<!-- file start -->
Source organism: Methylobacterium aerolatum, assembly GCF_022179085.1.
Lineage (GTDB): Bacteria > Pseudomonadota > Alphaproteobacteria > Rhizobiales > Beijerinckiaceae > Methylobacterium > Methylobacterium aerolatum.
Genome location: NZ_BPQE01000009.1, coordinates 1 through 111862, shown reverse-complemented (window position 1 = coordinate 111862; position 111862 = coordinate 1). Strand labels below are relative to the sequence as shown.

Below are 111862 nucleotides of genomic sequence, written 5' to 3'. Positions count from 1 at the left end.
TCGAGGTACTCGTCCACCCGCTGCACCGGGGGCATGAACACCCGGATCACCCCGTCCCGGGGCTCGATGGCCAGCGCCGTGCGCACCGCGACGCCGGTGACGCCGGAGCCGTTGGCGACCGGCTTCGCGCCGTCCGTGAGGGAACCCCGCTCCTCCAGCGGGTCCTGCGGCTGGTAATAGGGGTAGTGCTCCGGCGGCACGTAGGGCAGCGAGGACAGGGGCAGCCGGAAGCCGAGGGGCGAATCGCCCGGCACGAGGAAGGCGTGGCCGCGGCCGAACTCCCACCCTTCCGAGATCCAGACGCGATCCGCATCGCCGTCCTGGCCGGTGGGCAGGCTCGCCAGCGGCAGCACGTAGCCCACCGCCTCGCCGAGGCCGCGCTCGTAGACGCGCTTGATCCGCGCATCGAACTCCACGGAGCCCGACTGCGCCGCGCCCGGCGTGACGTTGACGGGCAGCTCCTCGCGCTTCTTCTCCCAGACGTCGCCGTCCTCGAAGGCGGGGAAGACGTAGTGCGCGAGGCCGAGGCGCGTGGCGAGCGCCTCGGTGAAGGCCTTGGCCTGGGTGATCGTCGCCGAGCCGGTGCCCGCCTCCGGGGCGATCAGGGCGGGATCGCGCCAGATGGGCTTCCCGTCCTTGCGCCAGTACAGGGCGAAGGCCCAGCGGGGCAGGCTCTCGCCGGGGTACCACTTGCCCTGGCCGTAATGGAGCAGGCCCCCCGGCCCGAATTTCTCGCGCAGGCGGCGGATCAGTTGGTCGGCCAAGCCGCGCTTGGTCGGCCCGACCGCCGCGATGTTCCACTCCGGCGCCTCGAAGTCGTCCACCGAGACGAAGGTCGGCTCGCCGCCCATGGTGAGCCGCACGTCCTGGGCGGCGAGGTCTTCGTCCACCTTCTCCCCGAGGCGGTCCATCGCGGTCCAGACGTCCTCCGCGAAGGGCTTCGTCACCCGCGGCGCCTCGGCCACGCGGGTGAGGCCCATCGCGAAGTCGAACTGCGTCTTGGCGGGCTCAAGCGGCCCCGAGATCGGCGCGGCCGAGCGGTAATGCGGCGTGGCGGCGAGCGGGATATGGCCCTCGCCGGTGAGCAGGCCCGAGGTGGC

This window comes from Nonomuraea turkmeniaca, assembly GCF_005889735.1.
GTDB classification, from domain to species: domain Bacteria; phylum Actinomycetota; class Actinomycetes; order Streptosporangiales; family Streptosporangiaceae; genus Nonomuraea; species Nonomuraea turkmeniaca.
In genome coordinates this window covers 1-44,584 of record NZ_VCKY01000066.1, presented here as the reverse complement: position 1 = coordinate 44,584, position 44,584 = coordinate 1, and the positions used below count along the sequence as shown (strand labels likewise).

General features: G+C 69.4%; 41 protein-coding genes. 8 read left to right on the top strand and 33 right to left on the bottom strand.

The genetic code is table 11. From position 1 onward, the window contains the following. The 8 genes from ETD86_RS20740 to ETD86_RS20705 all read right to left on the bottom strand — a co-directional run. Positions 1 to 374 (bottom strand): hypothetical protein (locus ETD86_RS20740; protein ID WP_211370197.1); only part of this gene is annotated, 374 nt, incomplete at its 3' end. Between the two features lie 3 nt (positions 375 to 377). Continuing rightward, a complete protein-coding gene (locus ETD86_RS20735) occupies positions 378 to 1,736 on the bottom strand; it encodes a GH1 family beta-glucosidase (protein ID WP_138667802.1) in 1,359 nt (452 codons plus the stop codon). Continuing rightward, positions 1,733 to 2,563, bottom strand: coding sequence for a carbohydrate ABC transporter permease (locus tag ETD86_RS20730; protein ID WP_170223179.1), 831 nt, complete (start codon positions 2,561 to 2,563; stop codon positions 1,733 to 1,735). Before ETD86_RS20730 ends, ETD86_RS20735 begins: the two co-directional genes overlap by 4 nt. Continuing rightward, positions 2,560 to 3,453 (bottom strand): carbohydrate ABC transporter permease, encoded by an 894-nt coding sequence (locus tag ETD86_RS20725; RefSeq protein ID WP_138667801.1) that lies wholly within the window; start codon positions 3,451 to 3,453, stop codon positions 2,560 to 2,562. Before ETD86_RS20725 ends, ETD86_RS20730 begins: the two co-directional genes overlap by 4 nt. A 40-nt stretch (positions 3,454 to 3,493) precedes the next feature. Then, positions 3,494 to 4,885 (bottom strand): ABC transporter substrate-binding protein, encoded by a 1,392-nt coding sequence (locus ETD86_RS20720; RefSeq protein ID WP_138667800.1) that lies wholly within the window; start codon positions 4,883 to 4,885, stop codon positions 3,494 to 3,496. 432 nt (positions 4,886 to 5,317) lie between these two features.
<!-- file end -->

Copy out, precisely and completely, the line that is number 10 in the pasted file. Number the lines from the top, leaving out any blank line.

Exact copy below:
The genetic code is table 11. From position 1 onward, the window contains the following. The 8 genes from ETD86_RS20740 to ETD86_RS20705 all read right to left on the bottom strand — a co-directional run. Positions 1 to 374 (bottom strand): hypothetical protein (locus ETD86_RS20740; protein ID WP_211370197.1); only part of this gene is annotated, 374 nt, incomplete at its 3' end. Between the two features lie 3 nt (positions 375 to 377). Continuing rightward, a complete protein-coding gene (locus ETD86_RS20735) occupies positions 378 to 1,736 on the bottom strand; it encodes a GH1 family beta-glucosidase (protein ID WP_138667802.1) in 1,359 nt (452 codons plus the stop codon). Continuing rightward, positions 1,733 to 2,563, bottom strand: coding sequence for a carbohydrate ABC transporter permease (locus tag ETD86_RS20730; protein ID WP_170223179.1), 831 nt, complete (start codon positions 2,561 to 2,563; stop codon positions 1,733 to 1,735). Before ETD86_RS20730 ends, ETD86_RS20735 begins: the two co-directional genes overlap by 4 nt. Continuing rightward, positions 2,560 to 3,453 (bottom strand): carbohydrate ABC transporter permease, encoded by an 894-nt coding sequence (locus tag ETD86_RS20725; RefSeq protein ID WP_138667801.1) that lies wholly within the window; start codon positions 3,451 to 3,453, stop codon positions 2,560 to 2,562. Before ETD86_RS20725 ends, ETD86_RS20730 begins: the two co-directional genes overlap by 4 nt. A 40-nt stretch (positions 3,454 to 3,493) precedes the next feature. Then, positions 3,494 to 4,885 (bottom strand): ABC transporter substrate-binding protein, encoded by a 1,392-nt coding sequence (locus ETD86_RS20720; RefSeq protein ID WP_138667800.1) that lies wholly within the window; start codon positions 4,883 to 4,885, stop codon positions 3,494 to 3,496. 432 nt (positions 4,886 to 5,317) lie between these two features.